Or rather, he tried to. The moment he got close, an indescribable sensation of tearing agony ripped into his palm. Incredulous, no longer caring if he had witnesses or not, he brought up his hand, and stared in horror at the nest of waving silvery tendrils emerging from the back of it... tendrils which had shot from the hilt of the knife the moment he'd threatened the old woman, passing right through his hand in the process. He wanted to puke, or black out. The pain was unbelievable, but something was denying him the mercy of unconsciousness. His vocal chords had seized up. He couldn't even scream. He tried to get up, to run, but his legs wouldn't work.

"The knife you hold is mine, Marcus. It cannot be used against me." Irina spoke, not looking at him. "It will, however, serve very well to punish you for the disappointment you've caused me. I sensed the potential in you the moment I saw you - the special insight, the capacity for magic. I had hopes that you might prove to be a worthy apprentice, and I crafted those blades for you at great effort, to help you to sharpen and focus your abilities and to reduce your scruples and moral weakness. And what do I find when I check on your progress? What have you used your gifts, and mine, to achieve? A worthless, insignificant career as a petty criminal, an ego grown monstrously bloated on the fear and regard of mindless cattle..." she spat the last word with searing contempt as a single sweep of her fingers took in the entire nightclub.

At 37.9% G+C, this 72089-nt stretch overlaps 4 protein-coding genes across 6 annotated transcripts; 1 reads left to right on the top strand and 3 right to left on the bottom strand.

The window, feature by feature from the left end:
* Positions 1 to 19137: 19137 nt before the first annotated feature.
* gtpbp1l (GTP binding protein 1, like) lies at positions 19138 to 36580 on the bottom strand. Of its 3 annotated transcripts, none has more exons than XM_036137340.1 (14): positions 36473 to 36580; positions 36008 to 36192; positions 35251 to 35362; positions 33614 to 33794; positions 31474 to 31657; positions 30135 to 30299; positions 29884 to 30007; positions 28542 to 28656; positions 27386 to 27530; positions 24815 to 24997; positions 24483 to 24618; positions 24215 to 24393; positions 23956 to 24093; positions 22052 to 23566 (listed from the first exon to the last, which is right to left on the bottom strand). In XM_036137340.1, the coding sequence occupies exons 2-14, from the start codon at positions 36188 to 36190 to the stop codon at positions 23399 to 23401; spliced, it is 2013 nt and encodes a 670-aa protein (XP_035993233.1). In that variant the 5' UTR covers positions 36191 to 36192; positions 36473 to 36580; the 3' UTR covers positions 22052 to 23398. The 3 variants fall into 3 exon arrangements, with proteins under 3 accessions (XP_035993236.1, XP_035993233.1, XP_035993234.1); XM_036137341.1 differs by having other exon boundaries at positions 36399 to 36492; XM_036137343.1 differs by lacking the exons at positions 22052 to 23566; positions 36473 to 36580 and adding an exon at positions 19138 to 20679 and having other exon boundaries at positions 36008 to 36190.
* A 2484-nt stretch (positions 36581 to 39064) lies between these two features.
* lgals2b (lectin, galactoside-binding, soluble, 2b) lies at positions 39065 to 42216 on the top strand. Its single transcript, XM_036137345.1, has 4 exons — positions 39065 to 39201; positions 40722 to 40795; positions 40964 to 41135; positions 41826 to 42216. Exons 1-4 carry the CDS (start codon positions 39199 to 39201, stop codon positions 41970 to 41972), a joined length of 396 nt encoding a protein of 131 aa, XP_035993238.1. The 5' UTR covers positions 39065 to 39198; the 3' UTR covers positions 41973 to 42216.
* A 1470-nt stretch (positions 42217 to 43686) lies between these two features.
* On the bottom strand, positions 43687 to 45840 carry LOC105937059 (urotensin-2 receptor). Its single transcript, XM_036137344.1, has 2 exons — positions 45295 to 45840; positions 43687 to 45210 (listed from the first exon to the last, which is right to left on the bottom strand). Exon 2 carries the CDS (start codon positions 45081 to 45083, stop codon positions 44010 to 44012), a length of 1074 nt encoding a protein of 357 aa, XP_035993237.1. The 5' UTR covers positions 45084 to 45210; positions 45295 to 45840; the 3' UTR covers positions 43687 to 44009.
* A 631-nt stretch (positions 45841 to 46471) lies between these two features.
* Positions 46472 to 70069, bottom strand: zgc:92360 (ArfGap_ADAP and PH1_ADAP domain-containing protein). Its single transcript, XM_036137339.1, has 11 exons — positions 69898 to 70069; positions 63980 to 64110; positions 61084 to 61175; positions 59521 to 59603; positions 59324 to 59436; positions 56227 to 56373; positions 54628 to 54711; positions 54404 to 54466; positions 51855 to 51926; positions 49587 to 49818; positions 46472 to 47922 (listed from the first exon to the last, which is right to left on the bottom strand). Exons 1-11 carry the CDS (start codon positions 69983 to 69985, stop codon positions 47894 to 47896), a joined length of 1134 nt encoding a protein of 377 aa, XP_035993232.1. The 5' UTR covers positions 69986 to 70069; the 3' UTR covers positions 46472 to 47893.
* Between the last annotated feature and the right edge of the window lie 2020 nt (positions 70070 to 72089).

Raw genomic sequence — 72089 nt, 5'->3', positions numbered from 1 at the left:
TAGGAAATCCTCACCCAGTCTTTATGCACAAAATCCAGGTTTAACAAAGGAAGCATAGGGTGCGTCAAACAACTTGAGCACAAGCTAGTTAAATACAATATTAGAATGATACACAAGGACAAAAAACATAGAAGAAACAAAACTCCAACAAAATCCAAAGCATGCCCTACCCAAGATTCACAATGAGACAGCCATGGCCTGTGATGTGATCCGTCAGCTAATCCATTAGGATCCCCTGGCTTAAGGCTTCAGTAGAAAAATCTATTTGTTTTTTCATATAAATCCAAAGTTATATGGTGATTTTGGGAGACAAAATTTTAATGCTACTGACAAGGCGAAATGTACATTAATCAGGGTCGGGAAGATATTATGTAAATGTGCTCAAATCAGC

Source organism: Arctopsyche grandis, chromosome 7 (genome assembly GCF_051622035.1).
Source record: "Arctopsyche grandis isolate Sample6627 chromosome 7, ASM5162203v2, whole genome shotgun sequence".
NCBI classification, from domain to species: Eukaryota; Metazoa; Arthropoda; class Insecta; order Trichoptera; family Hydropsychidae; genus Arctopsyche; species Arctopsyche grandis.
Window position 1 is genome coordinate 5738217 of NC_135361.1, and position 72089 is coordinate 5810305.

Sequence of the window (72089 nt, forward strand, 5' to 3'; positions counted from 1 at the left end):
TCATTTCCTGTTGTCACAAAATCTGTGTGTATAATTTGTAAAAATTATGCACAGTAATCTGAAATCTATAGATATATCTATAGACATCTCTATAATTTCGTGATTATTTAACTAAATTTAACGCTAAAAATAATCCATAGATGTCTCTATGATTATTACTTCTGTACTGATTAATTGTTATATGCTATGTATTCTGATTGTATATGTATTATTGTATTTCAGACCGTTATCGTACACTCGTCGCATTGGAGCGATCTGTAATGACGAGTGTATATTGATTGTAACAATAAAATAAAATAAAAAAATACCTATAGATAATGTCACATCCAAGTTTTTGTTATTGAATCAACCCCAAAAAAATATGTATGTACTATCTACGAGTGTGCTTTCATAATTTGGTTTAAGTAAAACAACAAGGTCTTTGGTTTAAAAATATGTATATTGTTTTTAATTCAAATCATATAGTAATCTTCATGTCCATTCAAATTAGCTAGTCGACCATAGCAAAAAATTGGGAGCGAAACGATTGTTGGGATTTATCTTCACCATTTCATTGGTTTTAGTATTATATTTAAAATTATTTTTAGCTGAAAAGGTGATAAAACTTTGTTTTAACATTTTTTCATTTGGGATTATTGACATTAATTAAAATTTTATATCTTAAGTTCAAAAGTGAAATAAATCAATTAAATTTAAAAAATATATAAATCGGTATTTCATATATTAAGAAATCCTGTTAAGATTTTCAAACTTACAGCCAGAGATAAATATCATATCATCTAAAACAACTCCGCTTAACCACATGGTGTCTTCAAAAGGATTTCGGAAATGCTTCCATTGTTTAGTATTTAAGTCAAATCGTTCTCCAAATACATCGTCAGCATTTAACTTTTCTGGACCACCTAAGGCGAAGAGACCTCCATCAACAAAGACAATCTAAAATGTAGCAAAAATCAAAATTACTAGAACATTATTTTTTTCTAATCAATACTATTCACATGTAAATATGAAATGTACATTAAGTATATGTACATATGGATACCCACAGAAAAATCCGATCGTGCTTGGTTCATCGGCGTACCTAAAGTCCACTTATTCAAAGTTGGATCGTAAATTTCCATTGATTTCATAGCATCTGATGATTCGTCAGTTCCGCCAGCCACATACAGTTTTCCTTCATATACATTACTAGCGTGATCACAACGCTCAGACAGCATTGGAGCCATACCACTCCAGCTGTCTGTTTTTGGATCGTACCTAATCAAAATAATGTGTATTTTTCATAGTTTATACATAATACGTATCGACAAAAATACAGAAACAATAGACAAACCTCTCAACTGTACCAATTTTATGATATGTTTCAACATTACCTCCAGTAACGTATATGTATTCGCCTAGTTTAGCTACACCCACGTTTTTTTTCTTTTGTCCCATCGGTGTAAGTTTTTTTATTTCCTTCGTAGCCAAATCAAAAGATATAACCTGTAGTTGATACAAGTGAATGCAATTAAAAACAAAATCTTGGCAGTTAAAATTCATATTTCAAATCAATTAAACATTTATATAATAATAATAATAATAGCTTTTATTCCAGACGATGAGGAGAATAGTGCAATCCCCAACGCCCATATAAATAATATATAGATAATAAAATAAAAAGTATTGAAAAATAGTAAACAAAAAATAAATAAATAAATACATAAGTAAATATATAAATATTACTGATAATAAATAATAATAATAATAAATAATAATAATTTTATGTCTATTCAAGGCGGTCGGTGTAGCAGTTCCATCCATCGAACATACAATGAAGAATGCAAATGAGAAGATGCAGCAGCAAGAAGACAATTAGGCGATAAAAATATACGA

"I had thought to present you with a simple test - the problem of a rival drug dealer - and see how intelligently and imaginatively you would deal with it. Intelligence? Imagination?" She shook her head in self-disgust. "I must have been quite mad. No analysis, no investigation, no attempt to evaluate this new player to see if she could be used as a pawn to your advantage. Just crude, mindless threats.

"Well, if I must look elsewhere for an apprentice, you may yet prove of value as a servant. Many soldiers come here, yes? And you sell them cocaine, pot, ecstasy; whatever craving betrays their weakness. Perhaps, if you survive my next test, you shall continue to do so. But for certain soldiers, you shall add something extra to the drugs, something which shall secure their allegiance to me. But for now, come." She snapped her fingers.

Marcus lurched into motion. He had no choice... it was as though the fucking demon blade had taken over control of his body. Lurching like Frankenstein's monster, dripping blood from his wounded hand, he followed in her wake. Just like an obedient little puppy-dog.